Printing the Truth

From the early 1930s, and at considerable risk to reporters and informants, the Manchester Guardian was one of the few English newspapers to criticise Hitler forcefully. Letters between Berlin-based reporter Frederick Voigt and the paper’s editor WP Crozier reveal how the paper worked to expose the violence and antisemitism that lay at the heart of Nazi ideology.  
Perhaps not surprisingly, the Manchester Guardian was banned from Germany in spring 1933. Shortly afterwards, a public meeting held at Manchester’s Free Trade Hall praised the Guardian for exposing the antisemitic Nazi regime. Mancunians were proud to have a paper that ‘expressed the feelings of every decent-minded man and woman on this matter’.

Letter from Frederick Voigt to William Crozier

Berlin, 14 July 1932

Voigt fears truthful accounts of Adolf Hitler will appear sensationalist to British audiences. He states that his report describes him ‘as mildly as possible … to avoid raising incredulity’.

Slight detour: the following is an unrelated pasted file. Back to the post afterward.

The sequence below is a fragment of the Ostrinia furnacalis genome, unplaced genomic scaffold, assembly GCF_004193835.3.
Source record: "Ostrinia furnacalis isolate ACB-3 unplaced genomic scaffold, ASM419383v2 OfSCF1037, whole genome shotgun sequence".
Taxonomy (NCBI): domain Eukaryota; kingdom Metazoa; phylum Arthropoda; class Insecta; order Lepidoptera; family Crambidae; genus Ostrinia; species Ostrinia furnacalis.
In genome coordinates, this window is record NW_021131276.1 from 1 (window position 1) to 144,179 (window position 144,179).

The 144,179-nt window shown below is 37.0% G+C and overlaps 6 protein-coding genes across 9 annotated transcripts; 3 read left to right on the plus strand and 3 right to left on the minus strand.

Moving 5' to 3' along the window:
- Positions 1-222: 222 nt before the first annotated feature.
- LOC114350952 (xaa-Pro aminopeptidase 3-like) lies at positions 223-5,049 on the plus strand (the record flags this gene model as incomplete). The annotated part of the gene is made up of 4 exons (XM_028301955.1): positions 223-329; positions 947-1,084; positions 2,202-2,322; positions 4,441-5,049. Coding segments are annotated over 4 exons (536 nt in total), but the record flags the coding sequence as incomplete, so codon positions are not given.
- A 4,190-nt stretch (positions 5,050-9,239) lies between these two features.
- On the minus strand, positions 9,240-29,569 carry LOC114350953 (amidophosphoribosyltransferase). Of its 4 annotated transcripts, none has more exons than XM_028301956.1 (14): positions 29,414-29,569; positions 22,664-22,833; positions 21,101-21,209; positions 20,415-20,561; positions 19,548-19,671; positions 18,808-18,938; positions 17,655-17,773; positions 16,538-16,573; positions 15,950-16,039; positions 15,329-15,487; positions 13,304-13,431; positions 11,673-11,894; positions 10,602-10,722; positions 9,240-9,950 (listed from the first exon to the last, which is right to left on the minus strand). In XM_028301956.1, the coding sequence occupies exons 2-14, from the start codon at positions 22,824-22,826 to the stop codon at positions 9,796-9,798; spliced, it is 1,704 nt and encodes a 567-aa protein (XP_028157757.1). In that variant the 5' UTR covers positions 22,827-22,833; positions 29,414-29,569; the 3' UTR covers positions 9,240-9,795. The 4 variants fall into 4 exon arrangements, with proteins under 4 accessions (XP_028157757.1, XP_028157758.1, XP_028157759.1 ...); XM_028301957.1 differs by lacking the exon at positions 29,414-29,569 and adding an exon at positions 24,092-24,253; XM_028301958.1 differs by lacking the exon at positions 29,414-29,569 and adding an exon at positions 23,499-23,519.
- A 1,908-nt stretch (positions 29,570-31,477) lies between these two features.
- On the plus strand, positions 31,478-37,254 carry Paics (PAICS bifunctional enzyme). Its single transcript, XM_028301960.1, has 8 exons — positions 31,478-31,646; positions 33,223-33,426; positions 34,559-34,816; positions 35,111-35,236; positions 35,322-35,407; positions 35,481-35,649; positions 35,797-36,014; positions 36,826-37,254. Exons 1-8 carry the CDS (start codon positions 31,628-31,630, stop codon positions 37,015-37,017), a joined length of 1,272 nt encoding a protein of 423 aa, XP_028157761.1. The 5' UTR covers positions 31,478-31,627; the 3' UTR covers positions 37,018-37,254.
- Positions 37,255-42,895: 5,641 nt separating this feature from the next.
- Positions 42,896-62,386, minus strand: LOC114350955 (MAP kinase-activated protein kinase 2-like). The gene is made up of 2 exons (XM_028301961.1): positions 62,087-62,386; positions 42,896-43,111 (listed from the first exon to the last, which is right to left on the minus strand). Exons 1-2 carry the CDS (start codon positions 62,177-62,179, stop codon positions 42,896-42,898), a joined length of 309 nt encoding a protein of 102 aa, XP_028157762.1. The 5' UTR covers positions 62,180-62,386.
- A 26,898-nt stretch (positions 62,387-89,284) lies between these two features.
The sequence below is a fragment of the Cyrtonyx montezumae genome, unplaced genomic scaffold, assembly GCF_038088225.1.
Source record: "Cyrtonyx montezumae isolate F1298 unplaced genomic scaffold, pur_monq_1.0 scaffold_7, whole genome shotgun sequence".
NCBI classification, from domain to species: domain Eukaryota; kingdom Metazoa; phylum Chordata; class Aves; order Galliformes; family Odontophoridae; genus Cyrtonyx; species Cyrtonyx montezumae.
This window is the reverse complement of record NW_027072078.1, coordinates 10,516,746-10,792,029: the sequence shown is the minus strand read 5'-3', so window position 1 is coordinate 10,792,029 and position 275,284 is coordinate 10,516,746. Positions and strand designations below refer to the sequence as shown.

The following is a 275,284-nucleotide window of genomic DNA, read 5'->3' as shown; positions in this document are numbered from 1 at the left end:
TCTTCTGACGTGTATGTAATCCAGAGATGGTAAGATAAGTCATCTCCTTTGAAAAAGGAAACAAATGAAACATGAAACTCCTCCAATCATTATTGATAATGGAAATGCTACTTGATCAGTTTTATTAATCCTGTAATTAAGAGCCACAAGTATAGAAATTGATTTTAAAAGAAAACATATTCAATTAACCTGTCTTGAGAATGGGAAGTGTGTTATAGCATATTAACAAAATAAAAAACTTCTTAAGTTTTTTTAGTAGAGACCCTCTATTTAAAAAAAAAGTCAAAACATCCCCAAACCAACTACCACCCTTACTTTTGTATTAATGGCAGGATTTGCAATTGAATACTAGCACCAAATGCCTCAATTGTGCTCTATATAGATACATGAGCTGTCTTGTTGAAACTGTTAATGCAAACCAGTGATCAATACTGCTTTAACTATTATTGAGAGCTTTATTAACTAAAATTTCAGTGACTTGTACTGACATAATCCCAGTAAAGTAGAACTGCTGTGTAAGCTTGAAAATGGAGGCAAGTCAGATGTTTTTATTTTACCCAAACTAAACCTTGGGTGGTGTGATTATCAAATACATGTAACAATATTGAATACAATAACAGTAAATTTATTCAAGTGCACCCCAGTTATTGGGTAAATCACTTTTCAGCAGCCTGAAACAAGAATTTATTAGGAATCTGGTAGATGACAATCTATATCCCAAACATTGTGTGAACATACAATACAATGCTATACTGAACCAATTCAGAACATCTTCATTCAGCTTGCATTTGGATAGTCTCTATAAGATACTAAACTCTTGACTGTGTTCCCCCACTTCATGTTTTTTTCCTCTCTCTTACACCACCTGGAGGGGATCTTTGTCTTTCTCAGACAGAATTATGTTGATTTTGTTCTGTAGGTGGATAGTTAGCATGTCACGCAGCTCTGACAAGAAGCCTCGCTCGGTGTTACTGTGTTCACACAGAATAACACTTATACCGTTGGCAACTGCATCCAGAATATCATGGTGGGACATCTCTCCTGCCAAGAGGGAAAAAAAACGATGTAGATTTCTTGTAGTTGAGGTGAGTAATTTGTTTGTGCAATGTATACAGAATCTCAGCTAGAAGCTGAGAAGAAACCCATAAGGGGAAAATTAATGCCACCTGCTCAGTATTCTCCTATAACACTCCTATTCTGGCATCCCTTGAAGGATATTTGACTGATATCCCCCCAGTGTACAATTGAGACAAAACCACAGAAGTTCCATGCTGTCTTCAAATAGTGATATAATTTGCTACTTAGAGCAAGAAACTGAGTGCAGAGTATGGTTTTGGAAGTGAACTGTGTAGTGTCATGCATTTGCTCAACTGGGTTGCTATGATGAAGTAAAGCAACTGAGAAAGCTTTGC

Ref. GDN/206/207a

Letter from Frederick Voigt to William Crozier

Paris, 18 December 1933

Journalists reporting on Nazi Germany took great personal risks. The second page of this letter chillingly notes that the Nazis were ‘determined to silence the M.G at any cost.’

Ref. GDN/210/256a

Letter from William Crozier to Frederick Voigt

Manchester, 23 August 1933

Crozier suggests that the German ambassador, recognising the importance of English public opinion, worked to lift the recent ban on the Manchester Guardian in Nazi Germany.

Ref. GDN/209/126

Telegram from Robert Dell to the editor of the Manchester Guardian

Place unknown c. 6–10 May 1933

This urgent telegram requests that the names of those providing the intelligence on the burning of the German Parliament (the Reichstag) are not printed in the article for their own protection.

Ref. GDN/208/15